Bank of India has become the first Indian bank to offer trade settlement facility between the rupee and the Chinese RMB from Hong Kong. This follows intense persuasion by the China Banking Regulatory Commission, which is trying to gain acceptance of the RMB as an international currency.
"We are the first Indian bank to offer real-time settlement facility in RMB to Indian exporters and importers. It will be save a lot of time because settlement in US dollars usually takes three working days," Arun Kumar Arora, BoI's chief executive in Hong Kong, said during a recent visit to meeting regulators in Beijing.
Indian buyers are at present making payments in US dollars, and they often have to convert rupee into the US currency for the purpose. The US dollars will no more be the intermediary currency as the BOI is offering direct settlement between the rupee and the Chinese money.
Chinese exporters want their money in the local currency, which is regarded as more stable compared to the US dollar. They are also in a position to have their way because Indian buyers do not have an alternative source of low-cost goods, sources said.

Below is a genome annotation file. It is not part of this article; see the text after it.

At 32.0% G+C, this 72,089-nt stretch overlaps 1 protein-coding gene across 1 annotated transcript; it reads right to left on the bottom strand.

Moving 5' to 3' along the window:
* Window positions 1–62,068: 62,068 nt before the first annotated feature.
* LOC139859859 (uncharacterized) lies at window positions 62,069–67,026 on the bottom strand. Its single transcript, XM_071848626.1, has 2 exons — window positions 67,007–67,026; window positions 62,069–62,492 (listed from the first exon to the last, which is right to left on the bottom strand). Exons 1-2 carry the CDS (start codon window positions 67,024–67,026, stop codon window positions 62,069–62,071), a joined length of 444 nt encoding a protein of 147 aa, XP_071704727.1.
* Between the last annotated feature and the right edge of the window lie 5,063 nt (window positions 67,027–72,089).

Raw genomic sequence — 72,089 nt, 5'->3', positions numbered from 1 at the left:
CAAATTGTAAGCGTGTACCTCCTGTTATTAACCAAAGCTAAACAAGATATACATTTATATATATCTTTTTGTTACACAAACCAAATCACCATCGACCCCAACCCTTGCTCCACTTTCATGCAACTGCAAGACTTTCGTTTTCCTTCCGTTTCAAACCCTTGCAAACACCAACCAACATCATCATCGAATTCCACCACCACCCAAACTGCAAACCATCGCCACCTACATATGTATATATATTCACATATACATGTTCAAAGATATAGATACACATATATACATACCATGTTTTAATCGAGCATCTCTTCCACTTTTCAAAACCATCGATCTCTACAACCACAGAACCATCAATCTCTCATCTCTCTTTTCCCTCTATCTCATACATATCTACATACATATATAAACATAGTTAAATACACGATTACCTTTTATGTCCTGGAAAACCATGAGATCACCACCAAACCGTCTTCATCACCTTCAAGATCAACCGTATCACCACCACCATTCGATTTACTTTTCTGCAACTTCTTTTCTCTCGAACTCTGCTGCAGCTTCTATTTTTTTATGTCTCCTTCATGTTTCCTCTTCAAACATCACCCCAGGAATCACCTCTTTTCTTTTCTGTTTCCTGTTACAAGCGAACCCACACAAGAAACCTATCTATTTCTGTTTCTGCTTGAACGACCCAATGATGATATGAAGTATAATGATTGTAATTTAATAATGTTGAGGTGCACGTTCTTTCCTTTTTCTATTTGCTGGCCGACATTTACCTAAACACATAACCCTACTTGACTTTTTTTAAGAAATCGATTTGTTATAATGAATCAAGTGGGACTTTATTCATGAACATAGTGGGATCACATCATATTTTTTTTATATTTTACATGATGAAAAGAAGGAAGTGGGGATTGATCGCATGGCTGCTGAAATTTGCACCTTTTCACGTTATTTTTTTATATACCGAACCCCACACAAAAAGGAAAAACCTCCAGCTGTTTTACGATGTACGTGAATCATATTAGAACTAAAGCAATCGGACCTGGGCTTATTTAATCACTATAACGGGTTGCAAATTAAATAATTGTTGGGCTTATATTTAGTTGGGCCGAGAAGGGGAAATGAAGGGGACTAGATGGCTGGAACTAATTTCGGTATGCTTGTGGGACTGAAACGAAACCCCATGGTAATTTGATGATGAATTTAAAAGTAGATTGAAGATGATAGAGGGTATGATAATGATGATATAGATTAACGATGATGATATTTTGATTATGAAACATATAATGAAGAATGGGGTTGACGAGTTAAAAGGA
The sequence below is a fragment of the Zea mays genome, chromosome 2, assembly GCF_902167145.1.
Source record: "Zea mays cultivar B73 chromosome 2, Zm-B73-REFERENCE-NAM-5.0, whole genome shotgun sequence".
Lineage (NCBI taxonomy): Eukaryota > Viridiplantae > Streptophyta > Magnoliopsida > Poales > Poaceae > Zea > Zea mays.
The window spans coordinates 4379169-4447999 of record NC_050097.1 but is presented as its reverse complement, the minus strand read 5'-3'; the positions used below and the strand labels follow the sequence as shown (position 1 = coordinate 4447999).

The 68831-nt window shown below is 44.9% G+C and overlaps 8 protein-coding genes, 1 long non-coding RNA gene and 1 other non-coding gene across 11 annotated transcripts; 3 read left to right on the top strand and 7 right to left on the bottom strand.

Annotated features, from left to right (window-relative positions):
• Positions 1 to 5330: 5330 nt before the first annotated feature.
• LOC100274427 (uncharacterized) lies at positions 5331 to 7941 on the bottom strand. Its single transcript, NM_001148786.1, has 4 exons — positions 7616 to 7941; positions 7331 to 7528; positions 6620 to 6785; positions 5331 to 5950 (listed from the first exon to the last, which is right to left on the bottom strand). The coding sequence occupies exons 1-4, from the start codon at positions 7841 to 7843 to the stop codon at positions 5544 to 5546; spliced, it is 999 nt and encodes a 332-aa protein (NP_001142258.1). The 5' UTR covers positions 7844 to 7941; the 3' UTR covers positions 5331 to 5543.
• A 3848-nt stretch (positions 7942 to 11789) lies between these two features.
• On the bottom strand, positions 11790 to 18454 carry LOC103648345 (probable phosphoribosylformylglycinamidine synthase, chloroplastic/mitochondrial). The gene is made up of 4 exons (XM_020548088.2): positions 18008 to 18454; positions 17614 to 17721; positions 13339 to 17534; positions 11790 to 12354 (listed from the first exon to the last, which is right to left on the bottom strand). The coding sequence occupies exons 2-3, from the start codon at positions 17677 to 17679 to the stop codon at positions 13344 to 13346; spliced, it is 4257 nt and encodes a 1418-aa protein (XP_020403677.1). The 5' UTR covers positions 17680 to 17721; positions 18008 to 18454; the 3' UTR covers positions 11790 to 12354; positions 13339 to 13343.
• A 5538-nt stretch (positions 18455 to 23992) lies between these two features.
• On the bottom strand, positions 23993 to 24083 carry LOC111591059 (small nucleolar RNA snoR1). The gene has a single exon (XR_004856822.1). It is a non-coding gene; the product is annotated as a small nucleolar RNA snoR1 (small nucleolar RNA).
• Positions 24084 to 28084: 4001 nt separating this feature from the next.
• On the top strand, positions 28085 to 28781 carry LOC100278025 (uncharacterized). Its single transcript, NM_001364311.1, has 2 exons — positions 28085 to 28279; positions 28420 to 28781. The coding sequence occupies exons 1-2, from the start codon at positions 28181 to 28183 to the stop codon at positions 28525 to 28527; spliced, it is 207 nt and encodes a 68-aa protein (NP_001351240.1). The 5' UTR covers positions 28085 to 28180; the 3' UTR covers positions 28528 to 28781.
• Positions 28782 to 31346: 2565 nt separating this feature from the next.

The process has been facilitated by a recent memorandum of understanding signed between the Reserve Bank of India and the CBRC to enhance banking relationship between the two giant neighbors.
BoI has opened a RMB with the Bank of China, which will provide real time settlement with buyers and sellers across all provinces of China. The move is part of a campaign by the Hong Kong Monetary Authority, which has persuaded 100 foreign banks to enter into arrangements with Chinese banks for trade settlement in RMB.
"We will sell RMB against the US dollar, and companies can buy as much as they want provided they have the right papers. For individuals, the limit of 20,000 RMB a day," Arora said. He expects settlements for an amount ranging between 200 million and 300 million in the first year.
Hong Kong is the only offshore market for the Chinese currency. The past year saw $400 billion of Chinese yuan being traded in Hong Kong against other currencies.
BoI is also awaiting permission from Chinese regulators to establish a branch in Beijing, where it has been running a representative office for the past four years. It has recently signed an MoU with the CBRC on converting the representative office into a branch. The bank has been running a branch in the boom city of Shenzhen for the past four years. The Shenzhen branch will also be involved in providing additional support for the trade settlement business.